Thursday, September 9, 2010

Today In The World Of News And Views: Searching The Spin For The Truth.

Today In The World Of News And Views: Searching The Spin For The Truth.

The War Criminal Next Door - By Nick Donovan
Foreign Policy (blog)
Today, authorities estimate that there are at least 1000 
war crimes suspects in the United States, and the real number is probably much higher. ...

Capitalism, Anarchy & War | The League Of Ordinary Gentlemen
By ED Kain
If we want to save money on prisons we should look at ways to make fewer Americans criminals, rather than making up silly crimes so that corporations can profit off of them. And yes, I realize that anarchists and mutualists like IOZ and ...
The League of Ordinary Gentle

ICE numbers show that as of last Sunday, the agency “had caught and released 506,232 illegal aliens who are now fugitives.That is more than the population of Sacramento, which currently numbers 486,189,” Cybercast News Service’s Penny Starr recounts. Even law officers opposed to Arizona’s hotly debated SB 1070 oppose a proposed ICE policy change whereby federal agents would not be called unless a detained undocumented individual is a convicted felon, Joel Waldman reports for Tucson’s KGUN 9 News.

Feds: Citing state secrets privilege, a federal appeals court yesterday tossed a lawsuit against a Boeing subsidiary accused of transporting CIA terror detainees to secret foreign prisons where they allegedly were tortured, Threat Level’s David Kravets relates.TSA has come very close to meeting its goals to obligate $901 million in Recovery Act funds, while CBP apparently has not spent its stimulus funds as quickly, Homeland Security Today’s Mickey McCarter mentions. “The Pentagon is considering cuts in a war office thought to be untouchable: the organization that devises ways to foil the No. 1 killer of U.S. troops in Afghanistan,” meaning IEDs, The Washington Times’ Rowan Scarborough reports.

Semper Paratus: The Obama administration’s bid to cut five Coast Guard Maritime Safety and Security Teams “is absolutely unacceptable,” Rep. Frank A. LoBiondo, R-N.J., underlines in a 9/11 anniversary-tilted Shore News Today op-ed. “Thegap between homeland security and more traditional missions performed by the Coast Guard increased from 10 percent to 12 percent in 2009 over the previous year,” The Navy Times’ Christopher P. Cavas sees an IG review assessing. In a joint exercise yesterday, Coast Guard and Navy vessels responded to a simulated “security breach” at the entrance to the Kings Bay Naval Submarine Base, Columbus (Ga.)’s WTVM 9 News relays.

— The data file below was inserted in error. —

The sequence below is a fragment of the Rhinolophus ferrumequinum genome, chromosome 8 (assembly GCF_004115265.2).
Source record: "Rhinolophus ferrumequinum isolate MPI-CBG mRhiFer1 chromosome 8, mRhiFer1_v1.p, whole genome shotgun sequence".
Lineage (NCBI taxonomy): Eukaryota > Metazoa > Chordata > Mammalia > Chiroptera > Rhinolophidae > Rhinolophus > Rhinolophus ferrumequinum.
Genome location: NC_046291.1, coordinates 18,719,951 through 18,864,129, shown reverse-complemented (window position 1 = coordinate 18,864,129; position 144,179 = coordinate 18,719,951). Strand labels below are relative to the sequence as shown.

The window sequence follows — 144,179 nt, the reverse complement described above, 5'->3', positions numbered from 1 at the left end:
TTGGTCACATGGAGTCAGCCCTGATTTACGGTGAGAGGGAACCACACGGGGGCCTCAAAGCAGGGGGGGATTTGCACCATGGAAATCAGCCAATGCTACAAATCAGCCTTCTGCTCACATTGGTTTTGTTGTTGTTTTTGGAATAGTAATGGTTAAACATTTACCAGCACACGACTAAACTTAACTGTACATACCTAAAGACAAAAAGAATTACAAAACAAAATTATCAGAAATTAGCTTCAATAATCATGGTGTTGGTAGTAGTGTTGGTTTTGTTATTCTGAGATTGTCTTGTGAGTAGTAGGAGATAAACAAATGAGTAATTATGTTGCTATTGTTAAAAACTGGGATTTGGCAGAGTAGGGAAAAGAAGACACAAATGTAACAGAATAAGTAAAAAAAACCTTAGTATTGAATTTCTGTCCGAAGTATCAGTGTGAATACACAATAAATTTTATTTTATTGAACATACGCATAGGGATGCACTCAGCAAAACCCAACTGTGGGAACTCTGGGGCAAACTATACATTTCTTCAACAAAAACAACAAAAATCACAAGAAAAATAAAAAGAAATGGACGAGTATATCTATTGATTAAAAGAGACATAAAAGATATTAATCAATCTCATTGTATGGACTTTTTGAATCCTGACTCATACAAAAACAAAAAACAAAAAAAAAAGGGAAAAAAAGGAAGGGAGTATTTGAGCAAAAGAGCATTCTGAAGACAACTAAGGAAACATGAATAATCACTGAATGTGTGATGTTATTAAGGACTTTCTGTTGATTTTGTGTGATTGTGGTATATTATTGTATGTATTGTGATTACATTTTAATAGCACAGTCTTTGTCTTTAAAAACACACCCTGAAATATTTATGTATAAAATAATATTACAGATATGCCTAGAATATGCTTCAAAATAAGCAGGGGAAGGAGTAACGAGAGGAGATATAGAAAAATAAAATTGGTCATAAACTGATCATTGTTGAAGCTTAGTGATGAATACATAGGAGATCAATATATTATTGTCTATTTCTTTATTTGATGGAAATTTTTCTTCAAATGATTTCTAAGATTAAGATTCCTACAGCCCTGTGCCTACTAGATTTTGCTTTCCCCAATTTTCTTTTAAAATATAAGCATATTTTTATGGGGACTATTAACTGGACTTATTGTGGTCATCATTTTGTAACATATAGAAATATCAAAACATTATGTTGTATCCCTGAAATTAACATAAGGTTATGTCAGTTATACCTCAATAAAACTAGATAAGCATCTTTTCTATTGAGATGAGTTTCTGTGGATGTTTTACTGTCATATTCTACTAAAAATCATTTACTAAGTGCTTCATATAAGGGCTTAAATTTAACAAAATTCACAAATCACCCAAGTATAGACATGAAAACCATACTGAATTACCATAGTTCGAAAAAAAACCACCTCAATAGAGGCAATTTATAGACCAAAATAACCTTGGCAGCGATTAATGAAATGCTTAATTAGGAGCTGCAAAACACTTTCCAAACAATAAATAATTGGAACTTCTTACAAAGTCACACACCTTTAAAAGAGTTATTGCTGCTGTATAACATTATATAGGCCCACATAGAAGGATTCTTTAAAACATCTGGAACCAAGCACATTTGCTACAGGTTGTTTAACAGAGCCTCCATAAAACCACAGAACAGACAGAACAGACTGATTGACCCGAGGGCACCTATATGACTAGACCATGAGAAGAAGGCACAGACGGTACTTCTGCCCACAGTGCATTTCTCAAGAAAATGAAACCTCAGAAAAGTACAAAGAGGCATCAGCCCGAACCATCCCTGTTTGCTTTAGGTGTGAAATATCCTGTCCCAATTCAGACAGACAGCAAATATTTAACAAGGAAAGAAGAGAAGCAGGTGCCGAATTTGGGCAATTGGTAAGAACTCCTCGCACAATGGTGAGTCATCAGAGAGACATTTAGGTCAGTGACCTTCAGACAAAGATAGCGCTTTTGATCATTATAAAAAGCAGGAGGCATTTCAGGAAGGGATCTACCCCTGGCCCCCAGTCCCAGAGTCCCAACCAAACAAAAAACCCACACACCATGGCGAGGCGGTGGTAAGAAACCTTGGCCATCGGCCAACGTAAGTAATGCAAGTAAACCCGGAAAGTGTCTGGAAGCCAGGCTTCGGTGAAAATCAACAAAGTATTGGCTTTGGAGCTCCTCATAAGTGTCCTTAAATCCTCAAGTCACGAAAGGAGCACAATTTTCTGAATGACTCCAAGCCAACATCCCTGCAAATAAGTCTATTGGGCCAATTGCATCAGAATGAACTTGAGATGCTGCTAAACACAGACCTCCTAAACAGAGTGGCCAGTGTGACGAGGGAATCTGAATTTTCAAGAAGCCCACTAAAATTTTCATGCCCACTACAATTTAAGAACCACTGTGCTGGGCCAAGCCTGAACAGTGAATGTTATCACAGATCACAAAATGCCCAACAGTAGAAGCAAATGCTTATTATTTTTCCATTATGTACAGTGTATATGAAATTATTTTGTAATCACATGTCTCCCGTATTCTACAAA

State and local: Standing with the Dallas County Sheriff, Dem challenger Bill White accused Texas Gov. Rick Perry of failing to do enough to secure the state’s border with Mexico, the Morning News notes. Louisville officials, meantime, showed off at the Waterfront Park harbor their new $400,000 fire and rescue vessel, 75 percent paid for by DHS grants, the Courier-Journal recounts — while The Pasadena Star-News sees that city’s P.D. rolling out a $280,000 DHS-funded BearCat armored car that “looks more like a tank with truck wheels.” Rockton (Ill.)’s police chief has completed homeland security training at the Center for Domestic Preparedness in Alabama, WIFR 23 News notes. DHS has designated next year’s Asia-Pacific Economic Cooperation meeting slated for Hawaii a National Special Security EventPacific Business News notes.

Follow the money: An Obama administration workshop allegedly helped terror-linked leaders of controversial Muslim groups acquire “direct access” to taxpayer funding for their activities, Human Events alleges. The E.U.’s Europol agency says “substantial” amounts of money “innocently donated to apparently good causes is ending up in the pockets of terrorists,” The Daily Express reports. A Somali-born Norwegian citizen pleaded not guilty to sending more than $30,000 to Somalia’s Al Shabaab in the first trial under Norway’s 2002 terror financing law, The Canadian Press recounts — while Deutsche Welle hears German authorities warning of an increase in money laundering to fuel crime and terrorism. “If we are to shut down the ‘New Economy of Terror’ . . . political will and leadership is a must, as is the requirement of resisting the ever-present march toward political correctness,” an essay in Australian Conservative contends. “We need to revisit bin Laden’s theory that Sept. 11 would inflict a mortal blow on the U.S. economy,” a Sydney Morning Herald op-ed also exhorts from Down Under.

Bugs ‘n bombs: “Fears about bioterrorism have prompted new efforts by corporations and governments worldwide to build defenses against germ attacks. But some of these arrangements themselves raise security issues,” Pro Publica leads. “As the nation focuses on dramatic, novel or ‘niche’ threats . . . a big threat to homeland security occurs more than 80 times a day in our own neighborhoods: arson,” an Emergency Management essay maintains. An anti-radiation drug developed by asmall company in Buffalo “is beginning to draw serious attention in medical — and military — circles,” WNED-AM 970 News spotlights. The state Department of Health seeks some 500 volunteers to participate in an emergency medication distribution program on Kauai, Hawaii News Now notes. “The threat of terrorists getting access to using chemical, biological, nuclear weapons is real and immediate,” Xinhua quotes a U.N. nonproliferation official.